Reduction linocut 2 The Alps
This subject goes back to my trip to the French Alps last October. It’s partly documented in my Watercolour blog. And this print started with a photo from then.
It’s a photo I really like, and one which reminds me of two images:
Caspar Friedrich David’s “Wanderer”
And this lithograph from the early 20th century with its rather pointed vanishing point.
The juxtaposition of these images is quite interesting for me, as the figure in this photo is my son, and there are lots of interesting comparisons and contrasts to be made about his aim and vision in being there with the way the Alps have been visited and interpreted by poets and artists. This would be a whole long discussion, but maybe only interesting to me. Suffice it to say that the things some people might not like about this photo, I do like. By that I mean the absolute centred-ness of the figure. The over-the-shoulder viewpoint which suggests that the viewer is looking with the central character. The cropped nature of the figure- as opposed to the David free-standing one- which makes it feel as if one can reach out and touch him. Not so with the Wanderer. The way the head is “cut off” by the waterline, as if the character is only just keeping his head above it- nuff said on that…! The mountains are clear, sharp and are facing, even blocking this figure, not sitting fogged and conquered, as by the Wanderer. But there’s a directness in the way he is squaring up to them, reminiscent of that determined perspective of the lithograph.
There you go. As I said, maybe only of interest to me.
Anyway, I decided to approach this linocut differently from the yellow bag. That was planned, all the layers traced beforehand and colours chosen. This one I thought I’d make more fluid. I started with the photo and photoshopped it, coming up with line drawings and posterized versions.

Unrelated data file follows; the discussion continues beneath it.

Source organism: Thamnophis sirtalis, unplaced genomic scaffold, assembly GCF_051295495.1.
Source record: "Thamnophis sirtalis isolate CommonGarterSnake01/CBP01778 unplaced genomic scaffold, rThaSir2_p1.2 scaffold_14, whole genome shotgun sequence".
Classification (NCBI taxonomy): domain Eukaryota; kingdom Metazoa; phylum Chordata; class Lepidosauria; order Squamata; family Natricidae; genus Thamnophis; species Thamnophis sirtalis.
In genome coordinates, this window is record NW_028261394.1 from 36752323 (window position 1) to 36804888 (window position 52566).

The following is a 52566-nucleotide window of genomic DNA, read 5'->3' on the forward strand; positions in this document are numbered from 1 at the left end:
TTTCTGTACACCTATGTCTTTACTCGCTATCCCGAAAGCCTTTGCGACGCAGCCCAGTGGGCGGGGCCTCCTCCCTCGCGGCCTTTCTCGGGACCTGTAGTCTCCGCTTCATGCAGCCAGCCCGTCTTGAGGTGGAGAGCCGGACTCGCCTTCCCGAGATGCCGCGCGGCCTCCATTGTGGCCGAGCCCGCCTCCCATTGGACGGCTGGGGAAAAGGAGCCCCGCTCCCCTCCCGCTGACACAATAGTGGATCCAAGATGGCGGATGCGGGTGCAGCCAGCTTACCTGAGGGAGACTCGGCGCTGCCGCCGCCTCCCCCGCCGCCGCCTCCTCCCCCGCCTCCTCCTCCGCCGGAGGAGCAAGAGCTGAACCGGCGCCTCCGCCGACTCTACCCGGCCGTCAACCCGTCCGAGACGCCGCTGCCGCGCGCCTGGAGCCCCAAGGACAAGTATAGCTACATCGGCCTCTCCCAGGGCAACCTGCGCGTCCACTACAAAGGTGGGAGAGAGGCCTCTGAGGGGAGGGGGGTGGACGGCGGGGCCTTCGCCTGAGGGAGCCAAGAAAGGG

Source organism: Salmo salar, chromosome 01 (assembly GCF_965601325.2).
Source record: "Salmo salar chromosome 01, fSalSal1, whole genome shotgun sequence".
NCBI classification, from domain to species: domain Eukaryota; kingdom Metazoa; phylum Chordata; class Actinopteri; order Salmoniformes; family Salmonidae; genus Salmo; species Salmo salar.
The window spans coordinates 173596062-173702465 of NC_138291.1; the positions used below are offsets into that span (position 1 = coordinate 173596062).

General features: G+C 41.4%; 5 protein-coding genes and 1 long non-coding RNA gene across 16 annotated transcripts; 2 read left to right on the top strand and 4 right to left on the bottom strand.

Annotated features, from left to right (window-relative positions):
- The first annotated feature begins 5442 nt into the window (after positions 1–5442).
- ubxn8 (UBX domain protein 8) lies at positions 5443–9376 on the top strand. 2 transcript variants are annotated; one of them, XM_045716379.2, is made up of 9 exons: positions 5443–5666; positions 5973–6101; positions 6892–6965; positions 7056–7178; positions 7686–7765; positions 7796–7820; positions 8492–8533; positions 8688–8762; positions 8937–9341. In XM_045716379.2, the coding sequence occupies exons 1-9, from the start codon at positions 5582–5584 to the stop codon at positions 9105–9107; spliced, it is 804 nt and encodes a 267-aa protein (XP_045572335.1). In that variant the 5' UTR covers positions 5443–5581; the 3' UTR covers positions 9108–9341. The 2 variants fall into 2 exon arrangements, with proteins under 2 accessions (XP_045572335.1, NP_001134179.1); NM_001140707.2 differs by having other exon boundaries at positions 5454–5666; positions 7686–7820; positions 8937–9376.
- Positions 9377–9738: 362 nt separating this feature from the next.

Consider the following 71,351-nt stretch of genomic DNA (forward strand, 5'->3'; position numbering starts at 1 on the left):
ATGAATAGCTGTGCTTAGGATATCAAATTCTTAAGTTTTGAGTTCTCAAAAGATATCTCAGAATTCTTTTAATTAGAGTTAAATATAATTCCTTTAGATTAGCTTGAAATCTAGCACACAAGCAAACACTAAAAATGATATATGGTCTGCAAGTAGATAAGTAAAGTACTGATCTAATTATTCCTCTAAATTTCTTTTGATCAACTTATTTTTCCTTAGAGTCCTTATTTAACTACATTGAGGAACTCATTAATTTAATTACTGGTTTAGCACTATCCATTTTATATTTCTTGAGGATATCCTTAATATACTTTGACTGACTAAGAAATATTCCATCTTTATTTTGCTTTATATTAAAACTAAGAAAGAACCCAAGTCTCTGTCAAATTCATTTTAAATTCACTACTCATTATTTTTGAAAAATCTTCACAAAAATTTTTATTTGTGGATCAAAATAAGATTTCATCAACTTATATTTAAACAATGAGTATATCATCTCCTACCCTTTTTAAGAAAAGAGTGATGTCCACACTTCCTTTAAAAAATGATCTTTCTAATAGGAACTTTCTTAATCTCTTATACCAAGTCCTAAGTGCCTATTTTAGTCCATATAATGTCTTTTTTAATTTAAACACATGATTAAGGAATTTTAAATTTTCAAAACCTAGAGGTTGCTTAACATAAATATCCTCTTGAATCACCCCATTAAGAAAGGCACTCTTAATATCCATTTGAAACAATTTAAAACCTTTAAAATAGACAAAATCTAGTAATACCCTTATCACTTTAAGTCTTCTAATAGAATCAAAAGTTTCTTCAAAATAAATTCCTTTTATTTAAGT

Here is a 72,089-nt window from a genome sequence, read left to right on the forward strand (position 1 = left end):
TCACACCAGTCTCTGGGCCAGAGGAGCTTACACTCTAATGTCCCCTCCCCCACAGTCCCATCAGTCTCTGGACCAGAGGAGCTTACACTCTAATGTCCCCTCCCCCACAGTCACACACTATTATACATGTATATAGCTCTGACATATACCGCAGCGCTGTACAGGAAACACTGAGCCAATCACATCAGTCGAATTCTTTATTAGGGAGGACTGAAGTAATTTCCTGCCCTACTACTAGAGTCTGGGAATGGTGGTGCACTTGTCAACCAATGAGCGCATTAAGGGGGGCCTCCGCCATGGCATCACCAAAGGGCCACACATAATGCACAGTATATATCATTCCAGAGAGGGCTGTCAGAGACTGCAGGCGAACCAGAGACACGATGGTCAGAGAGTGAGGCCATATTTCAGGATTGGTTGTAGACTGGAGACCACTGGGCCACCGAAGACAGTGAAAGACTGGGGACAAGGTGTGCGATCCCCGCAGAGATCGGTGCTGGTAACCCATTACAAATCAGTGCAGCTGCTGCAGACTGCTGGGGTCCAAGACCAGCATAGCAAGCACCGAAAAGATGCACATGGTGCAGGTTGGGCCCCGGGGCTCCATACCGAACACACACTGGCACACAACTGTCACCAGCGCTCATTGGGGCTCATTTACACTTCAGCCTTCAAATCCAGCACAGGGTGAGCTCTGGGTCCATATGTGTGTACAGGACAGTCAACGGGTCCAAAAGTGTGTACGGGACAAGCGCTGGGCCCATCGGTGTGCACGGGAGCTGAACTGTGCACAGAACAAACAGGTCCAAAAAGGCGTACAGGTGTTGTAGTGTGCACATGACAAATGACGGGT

Yes, I’m sticking to the photo, because, as I mentioned, I like it. People can say what negative things they like about using photos, but my feeling is, I’m not Amish… and I took the photo in the first place, hands still shaking from the white-knuckle drive up there, and remember it well.
I knew I wanted the sky to be dense, and the last layer to be black (‘cos the course book tells you to and I ignored it last time) but was unsure which order to do the layers in. I did a few sketches in my book, trying to think through different approaches- the trouble is there’s almost an equal amount of lino-space in the figure in the foreground as in the sky, so it’s not clear to me which should come first. The ink is opaque, so it seems to make no difference. It’ll just be a case, like when making a computer image, of ‘sending to the back” or “bringing forward”. So logically I should start with the furthest back, i.e. the sky. On the other hand, I could deliberately bring it to the front by doing it later. As it’s a reduction linocut, I don’t have the luxury of trying it out both ways. I’m going with the common sense choice, sky first. This might turn out to be boring.
So, what I intend to do here is do the first layer then plan the second layer: i.e. take it one layer at a time. And, unlike the yellow bag, where I aimed to produce lots of identical prints, this time, I will experiment with more colours as I go along. I will not make extra layers if I don’t feel they are needed. I’m already wondering if I could do this with just two colours in addition to white. The contrasts are pretty strong.
The first step is to create that great white slab of snow in the middle of the picture. I trace from my ink/ watercolour sketch. Once it’s cut, I try using various shades of blue. I like the heavy steely blue, as it makes a great contrast to the white, but fear it may be too dark for the following layers, so try lightening it, making it a purer, cleaner blue (a bit ski-slopes picture perfect, that..) and a bit lilac. The lilac is definitely influenced by 1900s lithograph posters. It feels twee.
The second layer I cut freehand. It’s not hard to figure out. I want to leave the sky and a reflective patch on each side of the figure. And some patches on shadow in the slopes which are reflecting the sky.
The colours now become mixed as I try out a variety of new colours on an already mixed batch. I number them on the back, but am not sure what that will mean, if anything. I start with a dark blue, the same shade as the sky I started with. I’m now even more concerned about building in more contrast. Maybe black will hardly show. But I like the effect, and wonder if red can be used instead of or as well as black. A blue/ black/ red scheme appeals.
I switch to a greenish grey, and try that out on different blues. Some of them look very conventional. Some look like a Christmas card. I add blue, change to blue/ green, which is better.
Then go for a grey, with just a hint of blue/ green. Also nice.
Finally go with pink. Just to reference those 1900s posters.